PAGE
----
Forum for Science, Industry and Business

Sponsored by:     3M 
Search our Site:

 

New study finds molecular mechanisms that control Rb2/p130 gene expression in lung cancer

28.02.2011
Despite innumerable studies on lung cancer, many aspects of the disease have yet to be understood, including the role played by the retinoblastoma-related protein Rb2/p130 in the evolution of the disease.

In a new study, researchers from the Sbarro Health Research Organization Center for Biotechnology Research (SHRO), a cancer, cardiovascular and diabetes research center located in the College of Science and Technology at Temple University in Philadelphia, PA, and at the University of Siena in Siena, Italy examined mechanisms that control Rb2/p130 gene expression in lung fibroblasts and characterize the effects of Rb2/p130 deregulation on the proliferative features of lung cancer cells. Most importantly, their findings reveal why the gene is expressed differently in small and nonsmall lung cancer cells.

The study was funded by SHRO and the Human Health Foundation, a nonprofit biomedical research organization in Terni, Italy. It was published in Molecular Cancer Research.

The new findings disclose the mechanism controlling Rb2/p130 gene expression in lung cells, and that involve two relatively new proteins, CCCTC-binding factor (CTCF) and BORIS (CTCF-paralogue).

"Our research shows that CTCF and BORIS directly regulate Rb2/p130 gene expression in lung cells," says Marcella Macaluso, Ph.D., one of the authors of the study. "We observed that in small lung cancer cells Rb2/p130 exhibits low expression levels, while in non- small lung cancer cells it is overexpressed compared to normal lung cells. However, until now, there were insufficient and conflicting data that did not allow us to precisely link the deregulated expression of Rb2/p130 in lung cancer cells with the genetic mutation of this gene. This study finally disclosed the mechanism and the players controlling Rb2/p130 expression, and these findings have the high potential to provide important information for understanding the proliferative and antiproliferative signals triggered by Rb2/p130."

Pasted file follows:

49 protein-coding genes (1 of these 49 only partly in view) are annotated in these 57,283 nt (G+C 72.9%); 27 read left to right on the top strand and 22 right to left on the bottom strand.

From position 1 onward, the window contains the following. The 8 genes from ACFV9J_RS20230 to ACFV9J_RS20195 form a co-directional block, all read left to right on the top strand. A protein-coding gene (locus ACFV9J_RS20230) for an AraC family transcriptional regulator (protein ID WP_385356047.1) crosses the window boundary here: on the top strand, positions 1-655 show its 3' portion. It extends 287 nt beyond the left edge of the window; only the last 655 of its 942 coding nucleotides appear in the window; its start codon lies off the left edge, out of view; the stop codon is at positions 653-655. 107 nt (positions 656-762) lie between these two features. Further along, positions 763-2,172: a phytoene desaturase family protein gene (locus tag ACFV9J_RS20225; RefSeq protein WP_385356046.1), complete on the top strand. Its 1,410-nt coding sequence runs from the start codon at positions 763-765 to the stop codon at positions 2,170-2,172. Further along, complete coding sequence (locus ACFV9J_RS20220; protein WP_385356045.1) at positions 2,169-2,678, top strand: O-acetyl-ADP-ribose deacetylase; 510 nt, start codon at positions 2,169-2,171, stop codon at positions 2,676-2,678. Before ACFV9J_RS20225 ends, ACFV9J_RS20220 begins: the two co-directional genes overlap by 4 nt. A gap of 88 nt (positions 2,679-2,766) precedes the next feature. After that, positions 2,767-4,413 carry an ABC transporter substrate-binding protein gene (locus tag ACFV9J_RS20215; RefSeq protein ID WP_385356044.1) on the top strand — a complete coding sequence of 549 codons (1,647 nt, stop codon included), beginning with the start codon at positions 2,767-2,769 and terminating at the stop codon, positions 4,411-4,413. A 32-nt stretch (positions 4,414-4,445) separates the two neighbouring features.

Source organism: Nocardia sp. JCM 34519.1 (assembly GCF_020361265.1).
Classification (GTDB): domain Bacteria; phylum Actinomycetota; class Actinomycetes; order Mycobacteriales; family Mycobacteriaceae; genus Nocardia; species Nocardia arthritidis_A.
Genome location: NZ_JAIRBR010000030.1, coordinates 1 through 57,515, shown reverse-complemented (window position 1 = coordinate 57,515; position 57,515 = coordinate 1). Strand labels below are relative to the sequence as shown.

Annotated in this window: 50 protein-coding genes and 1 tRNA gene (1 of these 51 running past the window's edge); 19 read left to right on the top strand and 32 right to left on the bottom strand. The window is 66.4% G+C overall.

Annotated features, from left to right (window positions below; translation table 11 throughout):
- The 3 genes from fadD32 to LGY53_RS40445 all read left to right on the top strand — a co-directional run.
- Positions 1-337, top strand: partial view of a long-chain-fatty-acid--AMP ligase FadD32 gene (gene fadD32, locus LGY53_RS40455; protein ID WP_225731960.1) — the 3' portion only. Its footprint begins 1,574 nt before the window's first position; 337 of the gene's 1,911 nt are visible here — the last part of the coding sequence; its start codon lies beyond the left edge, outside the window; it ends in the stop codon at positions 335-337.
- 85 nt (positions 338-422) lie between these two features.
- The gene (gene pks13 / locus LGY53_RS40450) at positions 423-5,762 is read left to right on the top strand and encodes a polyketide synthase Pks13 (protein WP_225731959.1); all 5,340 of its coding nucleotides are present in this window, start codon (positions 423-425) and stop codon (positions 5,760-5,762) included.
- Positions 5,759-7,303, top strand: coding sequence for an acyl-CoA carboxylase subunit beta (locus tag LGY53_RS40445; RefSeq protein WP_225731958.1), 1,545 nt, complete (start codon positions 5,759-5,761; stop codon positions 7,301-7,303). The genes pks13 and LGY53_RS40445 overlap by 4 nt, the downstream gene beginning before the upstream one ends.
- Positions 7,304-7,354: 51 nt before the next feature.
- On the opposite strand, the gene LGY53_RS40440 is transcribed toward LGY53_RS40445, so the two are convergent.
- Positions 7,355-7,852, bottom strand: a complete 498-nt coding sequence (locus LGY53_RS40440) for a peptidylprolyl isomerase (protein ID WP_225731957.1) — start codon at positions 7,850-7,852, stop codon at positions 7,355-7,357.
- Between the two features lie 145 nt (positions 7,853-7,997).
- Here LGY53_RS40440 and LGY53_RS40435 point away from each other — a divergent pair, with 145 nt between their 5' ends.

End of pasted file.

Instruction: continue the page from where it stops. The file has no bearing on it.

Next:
Also, the research shows that Rb2/p130 is engaged in a complex network of interactions with DNA methyltransferases (DNMTs) and other proteins, including CTCF and BORIS, that are involved in the epigenetic control of chromatin organization and transcription. This complex network of proteins seems to regulate cellular senescence – or aging -- that is a potent anti-cancer mechanism.

"Our studies may provide new insights into the molecular pathways that that are active and correlated to Rb2/p130 expression, new biomarkers for an early diagnosis of lung cancer and/or predictive factors to determine the effect on tumor treatments and insights into the development of therapies based upon clinical modulation of Rb2/p130, CTCF and/or BORIS expression," says Dr. Macaluso.

Future studies are planned to study and decisively dissect the multiple functions of Rb2/p130 in non-small and small cell lung cancer.

Sbarro Health Research Organization Center for Biotechnology Research (www.shro.org) funds the Sbarro Institute for Cancer Research and Molecular Medicine, a leading nonprofit research center for cancer, diabetes, and cardiovascular disease. Based in Philadelphia, Pennsylvania on the campus of Temple University and the University of Siena in Italy, our programs train young scientists from around the globe.

Ilene Raymond Rush | EurekAlert!
Further information:
http://www.shro.org

More articles from Studies and Analyses:

nachricht A sudden drop in outdoor temperature increases the risk of respiratory infections
11.01.2017 | University of Gothenburg

nachricht Urbanization to convert 300,000 km2 of prime croplands
27.12.2016 | Mercator Research Institute on Global Commons and Climate Change (MCC) gGmbH

All articles from Studies and Analyses >>>

The most recent press releases about innovation >>>

Die letzten 5 Focus-News des innovations-reports im Überblick: